Blyth primary school teaches people new kitchen skills

A primary school in Blyth is running cookery sessions to help families on limited budgets cook tasty meals from scratch.

By Joshua Wright
Wednesday, 22nd June 2022, 5:11 pm
Updated Wednesday, 22nd June 2022, 5:48 pm

As more people struggle to cope with the cost of living crisis, the lessons at St Wilfrid’s could not be more timely and organisers say they have been a success.

The school is part of the Bishop Bewick Catholic Education Trust, which runs 39 schools across the diocese of Hexham and Newcastle. It provided the initial funding for the project, which could soon be rolled out to other schools in the Trust.

Hosted by chef Lee Robson, the sessions are being held in classrooms which are usually used for art and music lessons during regular school hours.

Sign up to our daily newsletter

Students and their families enjoy a cookery workshop after school at St Wilfrid's Primary School in Blyth.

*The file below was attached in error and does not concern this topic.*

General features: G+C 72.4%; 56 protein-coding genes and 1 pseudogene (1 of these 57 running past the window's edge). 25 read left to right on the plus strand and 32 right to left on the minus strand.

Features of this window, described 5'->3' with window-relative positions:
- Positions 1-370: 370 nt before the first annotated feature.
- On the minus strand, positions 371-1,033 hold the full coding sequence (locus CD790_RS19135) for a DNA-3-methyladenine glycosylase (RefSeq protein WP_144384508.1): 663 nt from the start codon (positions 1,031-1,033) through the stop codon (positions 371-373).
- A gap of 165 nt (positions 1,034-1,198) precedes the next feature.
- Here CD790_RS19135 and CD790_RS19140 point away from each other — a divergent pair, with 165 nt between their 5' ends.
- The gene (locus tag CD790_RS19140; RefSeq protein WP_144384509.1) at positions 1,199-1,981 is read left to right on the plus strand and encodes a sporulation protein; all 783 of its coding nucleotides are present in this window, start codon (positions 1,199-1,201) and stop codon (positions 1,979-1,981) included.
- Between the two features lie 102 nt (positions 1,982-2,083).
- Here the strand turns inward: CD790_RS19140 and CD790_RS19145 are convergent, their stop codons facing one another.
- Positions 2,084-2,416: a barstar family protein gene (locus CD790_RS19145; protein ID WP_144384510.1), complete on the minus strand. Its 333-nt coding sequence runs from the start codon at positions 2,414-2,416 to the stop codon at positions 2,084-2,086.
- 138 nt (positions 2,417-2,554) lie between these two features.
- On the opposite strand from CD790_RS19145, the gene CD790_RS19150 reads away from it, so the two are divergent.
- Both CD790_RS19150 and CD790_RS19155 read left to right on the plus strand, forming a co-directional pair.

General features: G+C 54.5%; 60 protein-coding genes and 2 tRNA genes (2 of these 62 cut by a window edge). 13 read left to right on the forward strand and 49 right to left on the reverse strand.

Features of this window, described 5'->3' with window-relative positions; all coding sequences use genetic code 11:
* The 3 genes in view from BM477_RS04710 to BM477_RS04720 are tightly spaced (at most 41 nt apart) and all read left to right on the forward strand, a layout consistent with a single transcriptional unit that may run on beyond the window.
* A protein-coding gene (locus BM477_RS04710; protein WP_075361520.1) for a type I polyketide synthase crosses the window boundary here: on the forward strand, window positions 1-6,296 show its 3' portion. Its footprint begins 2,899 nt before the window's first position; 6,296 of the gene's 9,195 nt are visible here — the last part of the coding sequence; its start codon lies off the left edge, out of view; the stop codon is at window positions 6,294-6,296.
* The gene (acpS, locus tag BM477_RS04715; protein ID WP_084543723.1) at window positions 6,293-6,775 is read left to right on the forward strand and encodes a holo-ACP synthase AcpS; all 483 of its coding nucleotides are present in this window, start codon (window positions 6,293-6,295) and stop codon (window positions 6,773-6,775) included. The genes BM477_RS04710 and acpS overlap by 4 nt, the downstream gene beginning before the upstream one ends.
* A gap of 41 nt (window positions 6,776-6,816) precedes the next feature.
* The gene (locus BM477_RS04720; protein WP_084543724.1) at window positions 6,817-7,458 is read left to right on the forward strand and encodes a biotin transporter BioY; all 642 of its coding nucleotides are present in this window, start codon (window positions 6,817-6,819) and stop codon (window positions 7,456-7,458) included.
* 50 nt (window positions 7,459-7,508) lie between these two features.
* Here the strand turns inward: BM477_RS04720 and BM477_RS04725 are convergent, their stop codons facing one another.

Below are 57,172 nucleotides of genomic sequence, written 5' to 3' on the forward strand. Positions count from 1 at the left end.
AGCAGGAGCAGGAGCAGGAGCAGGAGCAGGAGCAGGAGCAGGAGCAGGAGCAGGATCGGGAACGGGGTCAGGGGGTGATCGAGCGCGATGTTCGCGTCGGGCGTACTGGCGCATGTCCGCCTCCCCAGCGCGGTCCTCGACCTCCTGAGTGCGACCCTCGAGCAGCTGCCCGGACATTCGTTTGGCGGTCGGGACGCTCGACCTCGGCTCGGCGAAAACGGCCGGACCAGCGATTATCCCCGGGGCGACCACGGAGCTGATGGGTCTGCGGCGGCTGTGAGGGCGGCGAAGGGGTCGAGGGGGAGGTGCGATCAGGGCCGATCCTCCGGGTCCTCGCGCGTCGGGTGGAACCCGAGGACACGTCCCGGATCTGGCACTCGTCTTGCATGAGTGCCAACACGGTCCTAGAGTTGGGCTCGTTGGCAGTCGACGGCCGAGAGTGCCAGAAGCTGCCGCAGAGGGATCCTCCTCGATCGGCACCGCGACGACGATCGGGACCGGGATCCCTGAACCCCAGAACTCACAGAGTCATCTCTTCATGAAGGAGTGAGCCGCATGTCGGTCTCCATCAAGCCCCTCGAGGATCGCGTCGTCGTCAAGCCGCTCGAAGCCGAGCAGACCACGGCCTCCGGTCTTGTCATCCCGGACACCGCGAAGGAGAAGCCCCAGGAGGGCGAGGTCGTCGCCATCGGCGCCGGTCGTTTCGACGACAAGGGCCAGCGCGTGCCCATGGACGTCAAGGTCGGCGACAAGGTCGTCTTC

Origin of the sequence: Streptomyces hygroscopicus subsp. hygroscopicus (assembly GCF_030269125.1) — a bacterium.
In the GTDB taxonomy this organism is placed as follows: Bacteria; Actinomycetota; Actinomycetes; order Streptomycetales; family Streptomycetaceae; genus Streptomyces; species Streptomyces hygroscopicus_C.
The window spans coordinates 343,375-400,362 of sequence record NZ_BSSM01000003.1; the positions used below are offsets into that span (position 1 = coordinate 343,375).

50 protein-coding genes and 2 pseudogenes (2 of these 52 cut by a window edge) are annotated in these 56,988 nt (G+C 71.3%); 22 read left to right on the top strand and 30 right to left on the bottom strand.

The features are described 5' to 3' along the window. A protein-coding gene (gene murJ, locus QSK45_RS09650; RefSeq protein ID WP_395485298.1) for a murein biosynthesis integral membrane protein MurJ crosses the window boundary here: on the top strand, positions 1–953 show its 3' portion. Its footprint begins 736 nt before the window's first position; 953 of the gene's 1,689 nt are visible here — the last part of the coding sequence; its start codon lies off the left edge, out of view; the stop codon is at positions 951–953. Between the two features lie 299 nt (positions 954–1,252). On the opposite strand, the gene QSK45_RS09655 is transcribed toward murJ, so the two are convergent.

All eight spaces available were soon snapped up, and the only absences so far have been because of child illness.

Attendees are given recipe sheets to take away, so they can cook at home.

Head teacher Pauline Johnstone said: “We were aware that more families were accessing local food banks and our own school food bank as the cost of living rose, and we could see many families were not confident about making healthy meals cooked from scratch on a budget.

“But this isn’t just about food, it’s about family bonding too. Younger siblings and some grandparents also attend and, in some cases, parents have re-arranged other commitments or got other family members to attend with the children."

Mrs Johnstone said the feedback had been hugely positive, with some parents even offering to help run future sessions.

She added: “Healthy diet is essential to mood and school performance. We were part of the National Breakfast Programme where cereal and bagels were provided to all children through our classroom breakfast scheme.“We now work with Magic Breakfast to supply a bagel to every child in school every day and as a result of this subsidised scheme, we have been able to cut the cost of breakfast club, only charging for the childcare element.

“Trust chief executive Anita Bath helped get us started in the first place, and she’s very much treating this as a pilot scheme.”